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Why Isn’t the Name Leah Ward Sears on the Short List for SCOTUS?

Why Isn’t the Name Leah Ward Sears on the Short List for SCOTUS?

The announcement of the retirement of US Supreme Court judge Stephen Breyer has generated a plethora of projected successors and especially after word leaked from “reliable” sources that U. S. President Joseph Biden would keep a campaign promise to nominate a Black woman as a replacement.

We wish them all well. Conversely, this writer and the newspaper I write for are pondering why the name of former Georgia Supreme Court Chief Justice Leah Ward Sears was not included on that list. John B. Smith, Jr., successor to his father the late John B. Smith, Sr., as Publisher/Editor/CEO of The Atlanta Inquirer, put his comments a bit stronger. “While I am excited and remain encouraged that U. S. President Joe Biden is considering a Black female and other minorities for the position of Supreme Court justice, I am extremely disappointed that the name of Judge Leah Ward Sears has not come up as a contender on the short list for the U. S. Supreme Court Justice, replacing the soon-to-be retired Justice Stephen G. Breyer. Judge Sears is former Chief Justice of the Supreme Court of Georgia and is the first Black female chief justice of a state supreme court in the United States, appointed as justice in 1992 by then Georgia Governor Zell Miller. I intend to throw the full weight of this 61-year-old newspaper behind her possible nomination.”

“No question,” said Maynard Eaton, a six-time Emmy award winning reporter at Atlanta station WXIA-TV (11 Alive) and current communications director for the Southern Christian Leadership Conference. “She is the most competent male or female jurist I have ever interviewed. Her name should have been right at the top of the list of possible successors.” Interestingly, when news of Breyer’s retirement plans hit the local press on January 26th, Sears name was not mentioned by any local media.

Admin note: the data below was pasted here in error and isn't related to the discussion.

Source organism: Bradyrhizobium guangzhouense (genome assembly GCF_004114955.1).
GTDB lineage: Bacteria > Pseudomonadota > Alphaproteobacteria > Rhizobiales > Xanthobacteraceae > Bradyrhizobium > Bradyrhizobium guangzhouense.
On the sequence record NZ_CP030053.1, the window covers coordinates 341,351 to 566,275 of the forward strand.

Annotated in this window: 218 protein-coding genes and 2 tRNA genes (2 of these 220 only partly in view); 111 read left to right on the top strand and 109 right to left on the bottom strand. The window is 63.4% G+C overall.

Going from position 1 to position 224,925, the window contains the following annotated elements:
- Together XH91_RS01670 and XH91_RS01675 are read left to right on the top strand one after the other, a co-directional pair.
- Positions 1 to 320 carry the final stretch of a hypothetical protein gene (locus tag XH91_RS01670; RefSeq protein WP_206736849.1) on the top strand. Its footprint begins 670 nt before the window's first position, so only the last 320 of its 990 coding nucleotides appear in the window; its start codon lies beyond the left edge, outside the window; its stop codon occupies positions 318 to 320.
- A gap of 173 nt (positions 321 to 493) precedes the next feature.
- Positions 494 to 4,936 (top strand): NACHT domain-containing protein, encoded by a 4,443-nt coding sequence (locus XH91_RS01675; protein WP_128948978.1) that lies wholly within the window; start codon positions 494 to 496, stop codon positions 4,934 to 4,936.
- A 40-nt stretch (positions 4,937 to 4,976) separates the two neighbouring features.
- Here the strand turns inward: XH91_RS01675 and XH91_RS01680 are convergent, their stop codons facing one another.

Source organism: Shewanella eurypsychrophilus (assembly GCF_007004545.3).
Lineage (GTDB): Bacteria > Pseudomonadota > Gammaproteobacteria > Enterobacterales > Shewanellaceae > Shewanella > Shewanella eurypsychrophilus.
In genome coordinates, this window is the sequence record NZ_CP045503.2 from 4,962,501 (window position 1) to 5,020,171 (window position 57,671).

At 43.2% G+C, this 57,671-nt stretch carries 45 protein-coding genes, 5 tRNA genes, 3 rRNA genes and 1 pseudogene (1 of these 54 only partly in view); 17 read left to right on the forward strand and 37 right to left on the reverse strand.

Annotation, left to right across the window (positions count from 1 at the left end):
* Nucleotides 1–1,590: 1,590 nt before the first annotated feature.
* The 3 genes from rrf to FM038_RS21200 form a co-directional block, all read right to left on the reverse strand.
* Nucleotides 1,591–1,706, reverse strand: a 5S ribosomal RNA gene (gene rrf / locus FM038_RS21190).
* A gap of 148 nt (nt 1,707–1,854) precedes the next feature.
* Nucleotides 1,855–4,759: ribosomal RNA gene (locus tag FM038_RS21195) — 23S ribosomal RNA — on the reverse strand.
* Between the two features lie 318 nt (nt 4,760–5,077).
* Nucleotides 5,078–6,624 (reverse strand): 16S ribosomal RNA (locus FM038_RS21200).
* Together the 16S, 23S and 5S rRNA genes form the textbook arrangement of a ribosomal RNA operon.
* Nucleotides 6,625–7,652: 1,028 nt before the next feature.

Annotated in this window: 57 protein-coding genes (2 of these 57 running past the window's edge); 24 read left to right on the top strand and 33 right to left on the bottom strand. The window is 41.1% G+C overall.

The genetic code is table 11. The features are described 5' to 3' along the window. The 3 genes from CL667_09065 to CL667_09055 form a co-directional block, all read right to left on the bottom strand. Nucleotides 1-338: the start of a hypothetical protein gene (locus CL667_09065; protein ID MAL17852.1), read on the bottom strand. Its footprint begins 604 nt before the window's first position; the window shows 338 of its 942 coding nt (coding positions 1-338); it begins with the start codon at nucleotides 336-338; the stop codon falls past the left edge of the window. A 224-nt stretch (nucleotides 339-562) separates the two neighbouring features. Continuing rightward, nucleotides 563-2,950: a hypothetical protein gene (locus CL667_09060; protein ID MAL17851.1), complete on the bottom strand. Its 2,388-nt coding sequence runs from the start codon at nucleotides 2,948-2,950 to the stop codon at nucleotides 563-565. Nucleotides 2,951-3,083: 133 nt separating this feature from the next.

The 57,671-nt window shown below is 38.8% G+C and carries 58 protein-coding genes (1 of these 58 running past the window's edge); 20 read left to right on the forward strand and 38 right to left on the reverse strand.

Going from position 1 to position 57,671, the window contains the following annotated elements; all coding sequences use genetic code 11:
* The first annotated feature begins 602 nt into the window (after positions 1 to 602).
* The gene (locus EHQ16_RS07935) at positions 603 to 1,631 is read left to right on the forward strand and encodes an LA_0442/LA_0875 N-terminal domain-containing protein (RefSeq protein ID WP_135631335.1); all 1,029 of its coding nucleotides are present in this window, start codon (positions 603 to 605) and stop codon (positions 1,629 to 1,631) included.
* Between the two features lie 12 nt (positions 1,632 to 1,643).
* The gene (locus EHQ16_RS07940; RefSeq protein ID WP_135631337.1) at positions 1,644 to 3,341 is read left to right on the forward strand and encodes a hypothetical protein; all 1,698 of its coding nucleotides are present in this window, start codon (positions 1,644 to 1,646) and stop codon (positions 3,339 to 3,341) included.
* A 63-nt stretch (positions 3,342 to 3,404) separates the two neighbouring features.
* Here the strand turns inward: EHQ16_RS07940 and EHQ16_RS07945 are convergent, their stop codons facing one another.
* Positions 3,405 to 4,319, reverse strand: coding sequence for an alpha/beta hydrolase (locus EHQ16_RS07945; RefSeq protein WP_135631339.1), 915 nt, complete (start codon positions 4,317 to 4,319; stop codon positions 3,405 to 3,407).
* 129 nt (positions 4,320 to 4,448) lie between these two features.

To read her bio has to make one wonder how her name didn’t show up on this current perspective list or how she was “shortlisted” from a SCOTUS appointment by the last two sitting presidents.

Sears, just 5 months and some days before celebrating her 67th birthday, was born June 3, 1955 in Heidelberg, Germany to Army Colonel and Mrs. Thomas E Sears (yes, she was a military brat). The family eventually settled in Savannah, Georgia. Sears graduated from historic Alfred E. Beach High School in 1972. She matriculated to Cornell University, obtained her bachelor’s degree and became a member of the Alpha Kappa Alpha sorority. She went on to get her law degree from Atlanta’s Emory University in 1980, followed by a Master’s law degree from the University of Virginia in 1985. She practiced law and taught in Atlanta and Athens until appointed by former Atlanta Mayor Andrew Young to the City of Atlanta traffic court in 1985. Three years later, Judge Sears became Georgia’s first Black female Superior Court judge.

She wasn’t finished.

Seven years after making court history, she became Justice Leah Sears as the second African-American and first Black female judge on the Georgia Supreme Court. Attempts by some Republican led groups to get her off the high court bench (which also targeted other Black female judges in the state) failed miserably and led to her election as chief justice of the high court in 2005. She also set history a third time by becoming the first Black female Chief Justice of any Supreme Court in the United States. In a TV interview on Eaton’s cable TV show “Talk to Me” in 2020, the former Chief Justice talked about the need for reform in the judicial system. Her comments then reflected similar views on the same subject from outcoming SCOTUS Justice Breyer. “Courts are not supposed to be partisan. The law is supposed to be blind. If we want the court system to survive, there has to be reform. The Supreme Court has to return to the non-partisan stance it once held. I’m not naive. The high court has become a political branch of government.”

Should President Biden send her name to the US Senate as a nominee to the high court, it would be her third time. But as the adage goes, could this third time be the charm?

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